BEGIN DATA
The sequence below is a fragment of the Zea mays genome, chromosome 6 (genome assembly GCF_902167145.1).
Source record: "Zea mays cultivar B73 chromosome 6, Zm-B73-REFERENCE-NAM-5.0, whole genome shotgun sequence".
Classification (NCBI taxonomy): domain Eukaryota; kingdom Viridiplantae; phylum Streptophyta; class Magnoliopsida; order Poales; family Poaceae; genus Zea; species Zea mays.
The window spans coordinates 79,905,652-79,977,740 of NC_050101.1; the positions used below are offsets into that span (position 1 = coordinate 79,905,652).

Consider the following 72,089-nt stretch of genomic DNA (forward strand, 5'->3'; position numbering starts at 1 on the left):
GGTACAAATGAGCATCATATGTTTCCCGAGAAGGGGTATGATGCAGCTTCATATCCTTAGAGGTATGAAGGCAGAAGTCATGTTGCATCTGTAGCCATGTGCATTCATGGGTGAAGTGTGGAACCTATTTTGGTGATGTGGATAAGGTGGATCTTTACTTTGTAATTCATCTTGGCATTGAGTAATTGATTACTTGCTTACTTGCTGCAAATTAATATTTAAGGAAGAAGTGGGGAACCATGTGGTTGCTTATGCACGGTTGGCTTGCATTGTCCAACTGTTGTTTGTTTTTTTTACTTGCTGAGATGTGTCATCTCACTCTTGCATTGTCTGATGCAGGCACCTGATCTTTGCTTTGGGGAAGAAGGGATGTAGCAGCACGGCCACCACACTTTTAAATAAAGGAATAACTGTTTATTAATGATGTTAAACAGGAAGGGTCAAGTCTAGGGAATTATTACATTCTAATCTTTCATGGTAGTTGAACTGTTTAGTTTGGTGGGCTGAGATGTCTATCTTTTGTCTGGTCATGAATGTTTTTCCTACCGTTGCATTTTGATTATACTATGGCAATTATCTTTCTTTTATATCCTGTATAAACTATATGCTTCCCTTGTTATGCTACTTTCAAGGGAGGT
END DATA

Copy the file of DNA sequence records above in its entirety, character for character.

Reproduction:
The sequence below is a fragment of the Zea mays genome, chromosome 6 (genome assembly GCF_902167145.1).
Source record: "Zea mays cultivar B73 chromosome 6, Zm-B73-REFERENCE-NAM-5.0, whole genome shotgun sequence".
Classification (NCBI taxonomy): domain Eukaryota; kingdom Viridiplantae; phylum Streptophyta; class Magnoliopsida; order Poales; family Poaceae; genus Zea; species Zea mays.
The window spans coordinates 79,905,652-79,977,740 of NC_050101.1; the positions used below are offsets into that span (position 1 = coordinate 79,905,652).

Consider the following 72,089-nt stretch of genomic DNA (forward strand, 5'->3'; position numbering starts at 1 on the left):
GGTACAAATGAGCATCATATGTTTCCCGAGAAGGGGTATGATGCAGCTTCATATCCTTAGAGGTATGAAGGCAGAAGTCATGTTGCATCTGTAGCCATGTGCATTCATGGGTGAAGTGTGGAACCTATTTTGGTGATGTGGATAAGGTGGATCTTTACTTTGTAATTCATCTTGGCATTGAGTAATTGATTACTTGCTTACTTGCTGCAAATTAATATTTAAGGAAGAAGTGGGGAACCATGTGGTTGCTTATGCACGGTTGGCTTGCATTGTCCAACTGTTGTTTGTTTTTTTTACTTGCTGAGATGTGTCATCTCACTCTTGCATTGTCTGATGCAGGCACCTGATCTTTGCTTTGGGGAAGAAGGGATGTAGCAGCACGGCCACCACACTTTTAAATAAAGGAATAACTGTTTATTAATGATGTTAAACAGGAAGGGTCAAGTCTAGGGAATTATTACATTCTAATCTTTCATGGTAGTTGAACTGTTTAGTTTGGTGGGCTGAGATGTCTATCTTTTGTCTGGTCATGAATGTTTTTCCTACCGTTGCATTTTGATTATACTATGGCAATTATCTTTCTTTTATATCCTGTATAAACTATATGCTTCCCTTGTTATGCTACTTTCAAGGGAGGT